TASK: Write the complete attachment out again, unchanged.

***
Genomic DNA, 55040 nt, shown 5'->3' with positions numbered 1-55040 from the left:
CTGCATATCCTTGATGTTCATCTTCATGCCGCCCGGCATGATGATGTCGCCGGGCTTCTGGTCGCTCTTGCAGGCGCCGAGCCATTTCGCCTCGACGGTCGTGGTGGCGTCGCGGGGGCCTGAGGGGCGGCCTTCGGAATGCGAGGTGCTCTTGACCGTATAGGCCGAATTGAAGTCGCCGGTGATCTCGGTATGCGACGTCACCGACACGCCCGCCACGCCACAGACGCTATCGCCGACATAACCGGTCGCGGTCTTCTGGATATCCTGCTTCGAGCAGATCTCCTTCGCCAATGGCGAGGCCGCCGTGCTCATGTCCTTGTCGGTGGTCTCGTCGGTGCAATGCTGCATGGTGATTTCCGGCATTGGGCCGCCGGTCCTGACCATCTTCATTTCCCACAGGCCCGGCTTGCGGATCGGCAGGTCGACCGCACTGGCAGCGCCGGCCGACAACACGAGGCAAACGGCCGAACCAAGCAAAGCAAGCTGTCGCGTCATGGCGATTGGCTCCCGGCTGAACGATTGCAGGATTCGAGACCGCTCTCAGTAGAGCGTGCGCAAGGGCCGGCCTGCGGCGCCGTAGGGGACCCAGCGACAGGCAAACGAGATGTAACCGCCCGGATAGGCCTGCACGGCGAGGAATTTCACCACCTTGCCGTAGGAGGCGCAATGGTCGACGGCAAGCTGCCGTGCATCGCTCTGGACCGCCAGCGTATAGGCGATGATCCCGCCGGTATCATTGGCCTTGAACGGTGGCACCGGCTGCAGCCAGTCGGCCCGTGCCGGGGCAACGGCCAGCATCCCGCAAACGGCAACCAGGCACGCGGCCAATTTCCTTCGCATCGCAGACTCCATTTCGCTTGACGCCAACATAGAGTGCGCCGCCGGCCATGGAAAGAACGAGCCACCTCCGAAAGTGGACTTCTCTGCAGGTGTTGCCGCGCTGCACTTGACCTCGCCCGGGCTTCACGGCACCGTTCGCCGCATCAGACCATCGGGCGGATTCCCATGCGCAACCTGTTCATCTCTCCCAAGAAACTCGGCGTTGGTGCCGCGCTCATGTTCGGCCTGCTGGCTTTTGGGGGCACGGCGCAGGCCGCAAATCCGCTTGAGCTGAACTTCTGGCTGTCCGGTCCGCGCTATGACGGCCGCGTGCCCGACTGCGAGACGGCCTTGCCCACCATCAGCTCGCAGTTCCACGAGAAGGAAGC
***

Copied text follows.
Genomic DNA, 55040 nt, shown 5'->3' with positions numbered 1-55040 from the left:
CTGCATATCCTTGATGTTCATCTTCATGCCGCCCGGCATGATGATGTCGCCGGGCTTCTGGTCGCTCTTGCAGGCGCCGAGCCATTTCGCCTCGACGGTCGTGGTGGCGTCGCGGGGGCCTGAGGGGCGGCCTTCGGAATGCGAGGTGCTCTTGACCGTATAGGCCGAATTGAAGTCGCCGGTGATCTCGGTATGCGACGTCACCGACACGCCCGCCACGCCACAGACGCTATCGCCGACATAACCGGTCGCGGTCTTCTGGATATCCTGCTTCGAGCAGATCTCCTTCGCCAATGGCGAGGCCGCCGTGCTCATGTCCTTGTCGGTGGTCTCGTCGGTGCAATGCTGCATGGTGATTTCCGGCATTGGGCCGCCGGTCCTGACCATCTTCATTTCCCACAGGCCCGGCTTGCGGATCGGCAGGTCGACCGCACTGGCAGCGCCGGCCGACAACACGAGGCAAACGGCCGAACCAAGCAAAGCAAGCTGTCGCGTCATGGCGATTGGCTCCCGGCTGAACGATTGCAGGATTCGAGACCGCTCTCAGTAGAGCGTGCGCAAGGGCCGGCCTGCGGCGCCGTAGGGGACCCAGCGACAGGCAAACGAGATGTAACCGCCCGGATAGGCCTGCACGGCGAGGAATTTCACCACCTTGCCGTAGGAGGCGCAATGGTCGACGGCAAGCTGCCGTGCATCGCTCTGGACCGCCAGCGTATAGGCGATGATCCCGCCGGTATCATTGGCCTTGAACGGTGGCACCGGCTGCAGCCAGTCGGCCCGTGCCGGGGCAACGGCCAGCATCCCGCAAACGGCAACCAGGCACGCGGCCAATTTCCTTCGCATCGCAGACTCCATTTCGCTTGACGCCAACATAGAGTGCGCCGCCGGCCATGGAAAGAACGAGCCACCTCCGAAAGTGGACTTCTCTGCAGGTGTTGCCGCGCTGCACTTGACCTCGCCCGGGCTTCACGGCACCGTTCGCCGCATCAGACCATCGGGCGGATTCCCATGCGCAACCTGTTCATCTCTCCCAAGAAACTCGGCGTTGGTGCCGCGCTCATGTTCGGCCTGCTGGCTTTTGGGGGCACGGCGCAGGCCGCAAATCCGCTTGAGCTGAACTTCTGGCTGTCCGGTCCGCGCTATGACGGCCGCGTGCCCGACTGCGAGACGGCCTTGCCCACCATCAGCTCGCAGTTCCACGAGAAGGAAGC